Contact Person : Sara Hou
Phone Number : 86-18625504560
WhatsApp : +8618625504560
September 9, 2020
1. Locating a Blockage
Concrete pumping crews and the concrete pumper must be constantly aware of the possibility of a pump line blockage, or rock jam, and be able to remove them promptly and safely. Variations in the mix, whether too rocky, wet or dry, foreign matter in the mix (such as old concrete that has broken away from mixer fins, or unmixed clumps of concrete), and other mix anomalies are tip-offs that problems may have occurred, or may be about to occur.
A rising in line resistance, as shown on the pump pressure gauge, indicates line blockage. The first suspect spot for blockage is the reducer, which connects the concrete pump to the pipeline system. A quick build-up in pressure prior to the jam indicates the blockage is most likely in the pump area. Slow pressure build-up is indicative of a jam further down the line, nearer the delivery end.
The operator needs to examine the system, especially at the elbows or discharge hose. This can be done by tapping the hammer along the pipeline. Where concrete is jammed, the hammer will produce a dull thud, as opposed to a more ringing sound where the line is clear.
All pipe joints should also be inspected for grout leakage diesel concrete mixer, as well, as this can be indicative of grout loss and subsequent blockage.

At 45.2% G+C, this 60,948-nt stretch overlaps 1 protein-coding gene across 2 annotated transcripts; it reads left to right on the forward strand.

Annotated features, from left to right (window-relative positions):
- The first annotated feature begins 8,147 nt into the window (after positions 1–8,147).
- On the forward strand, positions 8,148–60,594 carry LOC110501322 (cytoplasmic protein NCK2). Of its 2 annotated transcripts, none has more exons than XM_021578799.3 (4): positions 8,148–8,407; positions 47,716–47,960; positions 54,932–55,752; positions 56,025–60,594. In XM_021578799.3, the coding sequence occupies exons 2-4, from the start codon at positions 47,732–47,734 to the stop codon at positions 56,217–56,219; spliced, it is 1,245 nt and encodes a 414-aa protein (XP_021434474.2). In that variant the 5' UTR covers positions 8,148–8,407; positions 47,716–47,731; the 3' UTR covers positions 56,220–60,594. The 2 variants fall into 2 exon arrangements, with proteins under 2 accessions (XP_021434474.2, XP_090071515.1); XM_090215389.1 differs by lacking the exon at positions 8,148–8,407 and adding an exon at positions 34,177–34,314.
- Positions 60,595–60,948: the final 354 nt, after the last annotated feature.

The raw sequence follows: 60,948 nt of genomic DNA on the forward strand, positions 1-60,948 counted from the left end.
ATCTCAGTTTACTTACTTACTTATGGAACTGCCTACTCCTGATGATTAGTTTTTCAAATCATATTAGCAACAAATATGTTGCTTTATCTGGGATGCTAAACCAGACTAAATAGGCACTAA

By carefully walking over or stepping on the discharge hose to depress it, a blockage may be located where the soft hose becomes firm, indicating jammed aggregate.
2. Clearing the Blockage
By alternately reversing the pump and resuming pumping for a few cycles, the pump operator may be able to break loose a minor rock jam. This should not be tried more than a couple of times, however, as it can jam the pipeline even tighter. If the reversal method doesn't work, the operator must locate the blockage, then break back the line and clear it out.
Always make sure the line is no longer under pressure prior to clearing a blockage. Stand to one side of the line and remove the coupling nearest the jam. Let all the free-flowing concrete run out of the open end of the line by lifting the line, then bend the hose or tap on the pipeline in the area of the jam and shake out loose particles.
Important safety tip: when trying to clear a line blockage, NEVER use compressed air. If a greatly increased pump pressure wont move the blockage, compressed air wont be able to either. While using compressed air utilizing proper safety precautions is OK for cleaning out unblocked sections of pipe, using it on blockages can cause all kinds of problems, including the need to relieve the built-up air pressure, residual air pockets, and additional blockages due to segregation.